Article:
This story is bare feet treading summer grass, thick and resplendent above the hallowed ground, and beneath, all the tender, creeping things.
A five-year-old version of myself, tow-headed and freckled, thick-legged and brimming with mischief, put on a pair of low-cut, up-to-the-belly tricot briefs sewn by her mother, and wore them and nothing else out into the front yard to splash in a wading pool with other neighborhood children.
One of the kids immediately piped up. "You can't wear that!"
"It's my swimming suit," five-year-old me demanded, and in my memory it was so. What might she have paired it with, a cotton camisole?
"You need something on top," said childhood neighborhood kid.
"No, I don't," me insisted. "This is my suit."
"Girls don't wear suits like that."
Adult me wonders where neighborhood bossy-pants got off luxuriating in my five-year-old self's kiddie pool and bringing my choice of swimwear into question. Adult me wonders why five-year-old me didn't just tell the neighborhood know-it-all to go home. But adult me knows as far as back-coverage went, my champions were nil, and when no one's got your back you become a sponge that absorbs and absorbs bullshit until you can cry it all out bedroom-privately into a stuffed animal, or on the banks of the canal where no one else goes, or in the reference section of the local library where no one else goes. Adult me gets that five-year-old me was well on her way to becoming town freak, and that what I said next didn't help.
"I'm not a girl," me retorted. "I'm a boy. This is my suit."
And I will tell you it is glorious to feel the rays of the sun on your flat chest and tiny nipples. I will agree that it was simply more my mother's style to not have to style long hair which is why mine was always cropped short. I will corroborate that my parents told the story of my birth including the exclamation of the doctor that "It has boy hands!" before he offered to send me back as my genitalia didn't match. I do have boy hands, nine-year-old me met her budding breasts with alarm, I walked with an assured gait, sat with my knees wide apart, met other's with a direct gaze, questioned authority, played by my own rules (read: total loner), and engaged in wicked competition when challenge was extended.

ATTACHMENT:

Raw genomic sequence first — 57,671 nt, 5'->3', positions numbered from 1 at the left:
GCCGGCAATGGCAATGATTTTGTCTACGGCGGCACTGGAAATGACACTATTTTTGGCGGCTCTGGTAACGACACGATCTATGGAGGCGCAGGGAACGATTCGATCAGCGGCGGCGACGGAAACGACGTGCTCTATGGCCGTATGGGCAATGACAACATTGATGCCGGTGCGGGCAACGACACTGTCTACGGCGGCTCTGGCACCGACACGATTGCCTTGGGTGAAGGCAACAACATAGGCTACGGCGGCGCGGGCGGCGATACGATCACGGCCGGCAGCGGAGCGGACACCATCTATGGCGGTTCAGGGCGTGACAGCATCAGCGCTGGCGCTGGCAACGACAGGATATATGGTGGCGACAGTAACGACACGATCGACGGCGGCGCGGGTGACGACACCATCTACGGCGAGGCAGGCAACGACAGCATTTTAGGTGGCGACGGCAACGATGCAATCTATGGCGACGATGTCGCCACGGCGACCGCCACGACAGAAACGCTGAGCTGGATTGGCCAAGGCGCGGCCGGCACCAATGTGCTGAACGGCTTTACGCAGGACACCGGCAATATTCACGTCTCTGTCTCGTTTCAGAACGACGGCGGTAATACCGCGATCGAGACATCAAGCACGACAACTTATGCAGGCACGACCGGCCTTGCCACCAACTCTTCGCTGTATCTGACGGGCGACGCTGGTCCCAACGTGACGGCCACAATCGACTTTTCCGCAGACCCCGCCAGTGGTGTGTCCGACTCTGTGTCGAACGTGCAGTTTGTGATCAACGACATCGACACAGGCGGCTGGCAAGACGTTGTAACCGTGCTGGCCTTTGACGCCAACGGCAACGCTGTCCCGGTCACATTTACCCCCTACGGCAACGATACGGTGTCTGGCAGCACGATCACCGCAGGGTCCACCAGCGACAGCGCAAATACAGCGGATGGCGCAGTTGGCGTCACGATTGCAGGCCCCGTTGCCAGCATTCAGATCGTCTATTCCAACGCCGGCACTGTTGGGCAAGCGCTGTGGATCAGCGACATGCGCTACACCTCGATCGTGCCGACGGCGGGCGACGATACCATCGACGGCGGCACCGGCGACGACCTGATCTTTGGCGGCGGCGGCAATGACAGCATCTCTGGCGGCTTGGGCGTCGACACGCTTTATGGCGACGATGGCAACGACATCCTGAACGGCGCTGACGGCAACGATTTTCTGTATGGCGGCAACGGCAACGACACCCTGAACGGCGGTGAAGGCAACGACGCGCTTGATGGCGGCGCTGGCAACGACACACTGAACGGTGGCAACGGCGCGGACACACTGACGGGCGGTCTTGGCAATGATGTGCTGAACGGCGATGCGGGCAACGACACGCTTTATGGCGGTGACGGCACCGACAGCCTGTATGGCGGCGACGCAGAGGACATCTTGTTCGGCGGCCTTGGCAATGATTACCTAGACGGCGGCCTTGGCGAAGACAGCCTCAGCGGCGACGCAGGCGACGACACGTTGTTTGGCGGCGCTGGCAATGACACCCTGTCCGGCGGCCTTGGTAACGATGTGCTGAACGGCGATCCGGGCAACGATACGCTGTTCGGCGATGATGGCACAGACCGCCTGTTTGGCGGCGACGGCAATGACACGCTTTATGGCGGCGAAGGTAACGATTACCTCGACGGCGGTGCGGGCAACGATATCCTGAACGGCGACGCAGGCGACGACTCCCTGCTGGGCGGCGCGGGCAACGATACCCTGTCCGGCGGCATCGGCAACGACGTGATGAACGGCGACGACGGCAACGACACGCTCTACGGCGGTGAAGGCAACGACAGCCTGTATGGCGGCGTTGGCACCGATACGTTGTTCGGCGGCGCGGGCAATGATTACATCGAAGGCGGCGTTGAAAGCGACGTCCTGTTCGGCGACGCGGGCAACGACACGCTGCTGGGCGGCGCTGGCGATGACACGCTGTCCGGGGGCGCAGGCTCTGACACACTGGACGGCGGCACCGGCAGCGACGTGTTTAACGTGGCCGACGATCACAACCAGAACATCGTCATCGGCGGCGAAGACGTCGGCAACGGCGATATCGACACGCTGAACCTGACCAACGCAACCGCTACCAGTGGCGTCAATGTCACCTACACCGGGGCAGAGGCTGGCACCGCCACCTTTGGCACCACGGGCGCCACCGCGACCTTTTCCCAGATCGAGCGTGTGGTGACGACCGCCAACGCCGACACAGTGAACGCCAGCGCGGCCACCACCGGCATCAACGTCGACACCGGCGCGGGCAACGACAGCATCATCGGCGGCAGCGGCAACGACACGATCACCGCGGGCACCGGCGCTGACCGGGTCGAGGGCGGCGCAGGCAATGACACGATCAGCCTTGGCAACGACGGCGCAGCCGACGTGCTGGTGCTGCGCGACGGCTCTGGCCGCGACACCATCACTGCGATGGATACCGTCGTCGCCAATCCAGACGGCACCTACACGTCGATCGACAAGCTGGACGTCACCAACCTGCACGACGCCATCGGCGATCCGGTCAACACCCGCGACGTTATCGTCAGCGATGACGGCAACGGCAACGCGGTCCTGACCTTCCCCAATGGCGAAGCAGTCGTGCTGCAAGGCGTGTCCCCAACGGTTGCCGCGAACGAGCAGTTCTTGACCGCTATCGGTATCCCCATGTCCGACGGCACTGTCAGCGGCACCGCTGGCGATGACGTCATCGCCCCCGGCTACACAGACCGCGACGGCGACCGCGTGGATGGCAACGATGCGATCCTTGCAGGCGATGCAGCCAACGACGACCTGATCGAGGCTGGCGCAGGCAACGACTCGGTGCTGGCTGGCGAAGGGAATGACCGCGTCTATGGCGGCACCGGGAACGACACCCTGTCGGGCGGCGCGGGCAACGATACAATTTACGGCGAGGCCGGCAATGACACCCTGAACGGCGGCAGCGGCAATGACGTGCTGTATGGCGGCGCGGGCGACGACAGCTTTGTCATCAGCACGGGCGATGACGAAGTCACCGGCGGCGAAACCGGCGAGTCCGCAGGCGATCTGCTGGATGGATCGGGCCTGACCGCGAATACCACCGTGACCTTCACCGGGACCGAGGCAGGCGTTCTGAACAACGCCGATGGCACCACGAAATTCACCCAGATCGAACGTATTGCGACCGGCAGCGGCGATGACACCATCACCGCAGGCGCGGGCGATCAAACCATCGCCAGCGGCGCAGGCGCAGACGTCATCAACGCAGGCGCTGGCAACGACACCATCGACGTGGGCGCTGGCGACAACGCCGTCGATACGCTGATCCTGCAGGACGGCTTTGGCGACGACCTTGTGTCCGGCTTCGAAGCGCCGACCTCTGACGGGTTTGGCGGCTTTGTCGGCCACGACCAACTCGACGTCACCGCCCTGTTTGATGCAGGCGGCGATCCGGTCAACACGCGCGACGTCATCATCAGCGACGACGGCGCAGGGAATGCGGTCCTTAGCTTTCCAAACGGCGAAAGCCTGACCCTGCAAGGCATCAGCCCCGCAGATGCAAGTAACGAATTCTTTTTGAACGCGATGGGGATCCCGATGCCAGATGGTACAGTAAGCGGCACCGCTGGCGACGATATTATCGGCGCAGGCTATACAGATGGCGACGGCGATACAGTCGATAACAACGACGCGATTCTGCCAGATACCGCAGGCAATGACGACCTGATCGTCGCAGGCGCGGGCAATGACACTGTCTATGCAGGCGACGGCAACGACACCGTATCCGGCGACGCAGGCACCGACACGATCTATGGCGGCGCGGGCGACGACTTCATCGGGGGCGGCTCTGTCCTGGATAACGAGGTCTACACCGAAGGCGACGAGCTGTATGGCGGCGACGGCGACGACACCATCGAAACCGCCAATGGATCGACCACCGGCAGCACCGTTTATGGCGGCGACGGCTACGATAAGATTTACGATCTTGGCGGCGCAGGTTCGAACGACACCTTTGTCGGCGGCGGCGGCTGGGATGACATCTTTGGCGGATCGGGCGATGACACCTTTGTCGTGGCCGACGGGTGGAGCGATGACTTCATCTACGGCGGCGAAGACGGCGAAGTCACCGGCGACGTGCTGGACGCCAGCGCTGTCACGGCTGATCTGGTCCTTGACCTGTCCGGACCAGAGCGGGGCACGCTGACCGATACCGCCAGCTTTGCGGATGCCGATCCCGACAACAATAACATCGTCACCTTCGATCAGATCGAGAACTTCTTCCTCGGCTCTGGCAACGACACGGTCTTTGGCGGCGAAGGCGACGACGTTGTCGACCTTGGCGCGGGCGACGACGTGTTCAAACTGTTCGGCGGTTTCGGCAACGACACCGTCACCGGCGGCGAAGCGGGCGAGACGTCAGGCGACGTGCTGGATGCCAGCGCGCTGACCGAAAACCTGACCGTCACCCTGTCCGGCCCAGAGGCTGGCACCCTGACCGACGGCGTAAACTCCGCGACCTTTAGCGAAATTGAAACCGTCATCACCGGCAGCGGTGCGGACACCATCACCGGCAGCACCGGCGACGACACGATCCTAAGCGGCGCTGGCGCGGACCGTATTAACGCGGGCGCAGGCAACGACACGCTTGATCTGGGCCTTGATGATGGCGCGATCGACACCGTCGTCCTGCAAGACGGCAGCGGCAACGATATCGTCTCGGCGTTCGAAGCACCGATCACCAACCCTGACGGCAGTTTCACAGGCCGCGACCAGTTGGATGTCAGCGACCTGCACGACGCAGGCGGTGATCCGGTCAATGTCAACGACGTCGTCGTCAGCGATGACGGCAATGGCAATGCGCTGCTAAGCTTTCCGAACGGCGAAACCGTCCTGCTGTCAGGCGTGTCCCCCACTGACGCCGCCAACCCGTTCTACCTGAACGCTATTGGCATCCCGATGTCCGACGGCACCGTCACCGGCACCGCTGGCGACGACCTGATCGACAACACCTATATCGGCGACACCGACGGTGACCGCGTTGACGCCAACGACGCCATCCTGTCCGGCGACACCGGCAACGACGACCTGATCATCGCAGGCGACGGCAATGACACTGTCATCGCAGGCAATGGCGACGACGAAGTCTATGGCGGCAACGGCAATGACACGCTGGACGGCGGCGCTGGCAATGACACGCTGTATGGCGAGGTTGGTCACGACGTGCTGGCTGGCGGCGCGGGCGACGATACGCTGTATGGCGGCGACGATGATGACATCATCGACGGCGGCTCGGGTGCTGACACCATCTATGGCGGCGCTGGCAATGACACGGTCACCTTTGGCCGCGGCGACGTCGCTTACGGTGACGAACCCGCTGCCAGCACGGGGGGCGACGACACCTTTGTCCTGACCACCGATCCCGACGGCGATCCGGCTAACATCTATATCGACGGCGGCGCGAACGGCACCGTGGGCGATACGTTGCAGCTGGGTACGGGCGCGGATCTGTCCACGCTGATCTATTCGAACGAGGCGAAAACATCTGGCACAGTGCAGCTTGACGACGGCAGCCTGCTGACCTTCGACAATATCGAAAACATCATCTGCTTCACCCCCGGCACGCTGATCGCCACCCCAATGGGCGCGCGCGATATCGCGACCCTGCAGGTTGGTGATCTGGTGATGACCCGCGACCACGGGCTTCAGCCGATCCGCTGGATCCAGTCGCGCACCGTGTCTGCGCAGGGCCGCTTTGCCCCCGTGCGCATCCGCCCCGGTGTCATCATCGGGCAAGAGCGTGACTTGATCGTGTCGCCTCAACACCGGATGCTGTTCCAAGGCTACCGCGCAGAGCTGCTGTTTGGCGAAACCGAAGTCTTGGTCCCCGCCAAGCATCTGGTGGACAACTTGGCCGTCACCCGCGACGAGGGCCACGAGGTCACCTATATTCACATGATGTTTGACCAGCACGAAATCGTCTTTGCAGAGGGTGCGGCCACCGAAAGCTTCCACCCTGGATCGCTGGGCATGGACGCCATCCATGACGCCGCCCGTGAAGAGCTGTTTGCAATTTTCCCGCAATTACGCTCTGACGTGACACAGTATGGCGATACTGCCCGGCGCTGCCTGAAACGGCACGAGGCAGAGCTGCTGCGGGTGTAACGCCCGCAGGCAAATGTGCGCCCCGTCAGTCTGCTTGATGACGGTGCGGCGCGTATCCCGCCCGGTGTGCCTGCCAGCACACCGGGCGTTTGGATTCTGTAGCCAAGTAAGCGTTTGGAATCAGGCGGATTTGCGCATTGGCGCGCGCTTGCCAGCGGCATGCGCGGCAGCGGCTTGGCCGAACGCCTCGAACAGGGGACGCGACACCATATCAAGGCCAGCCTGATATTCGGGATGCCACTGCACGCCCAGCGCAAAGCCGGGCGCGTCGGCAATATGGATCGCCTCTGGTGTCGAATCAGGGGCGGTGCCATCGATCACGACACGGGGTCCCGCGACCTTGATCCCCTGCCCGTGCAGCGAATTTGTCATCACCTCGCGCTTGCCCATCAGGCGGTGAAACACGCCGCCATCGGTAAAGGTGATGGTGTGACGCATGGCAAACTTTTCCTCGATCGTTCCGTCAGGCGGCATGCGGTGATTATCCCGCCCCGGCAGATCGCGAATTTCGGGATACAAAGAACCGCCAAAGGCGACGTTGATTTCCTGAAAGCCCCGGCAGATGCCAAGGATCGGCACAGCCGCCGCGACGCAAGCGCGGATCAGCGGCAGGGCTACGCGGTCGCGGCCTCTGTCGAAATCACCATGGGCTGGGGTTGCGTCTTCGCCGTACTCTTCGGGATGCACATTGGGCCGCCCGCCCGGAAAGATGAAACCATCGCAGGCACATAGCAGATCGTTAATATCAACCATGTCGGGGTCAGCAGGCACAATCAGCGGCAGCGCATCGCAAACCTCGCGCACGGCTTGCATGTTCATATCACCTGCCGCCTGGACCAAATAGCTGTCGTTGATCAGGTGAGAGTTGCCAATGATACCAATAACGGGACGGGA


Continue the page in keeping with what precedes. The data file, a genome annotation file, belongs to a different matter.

The memory bank fades after I told everyone I was a boy. I was probably called inside to put on a camisole. I likely splashed around in the water in the front yard in my proper underwear suit until called for dinner or to clean my room. My knees were probably either grass-stained or caked in mud. The neighbor kids probably had contests to see who could sit on the lawn sprinkler the longest, and someone probably had the bright idea to see how long we could stick our heads in the pool water before playing chicken to the brain freeze.
Thirty-seven years later I could take five-year-old me on my lap and reassure her, I understand what she wanted. And even though she was not a boy, it was going to be okay. I was never going to be alright with my body. I would try peeing through an empty toilet-paper tube to see what it was like standing up. I would figure out pretty early on that I was far more sexually interested in girls than boys, and even though I'd indulge that where I could, sharing the lingerie section of the JCPenny catalogue with the boys in third grade, I'd get that somehow I was not like other girls. In the seventh grade, in a mixture of puberty and middle-school confusion I'd confess that I was in love with my best friend, only to spend two weeks backpedaling and experiencing further alienation from my peers. I'd hear enough about lesbians to know the label was a hiss and a byword, even if I didn't fully understand that I was seriously implicated. I'd date a lot of boys, and pine for a few girls. I wouldn't really belong anywhere, but butterfly-like, I'd float around. And chameleon-like, I'd learn the art of adaptation and camouflage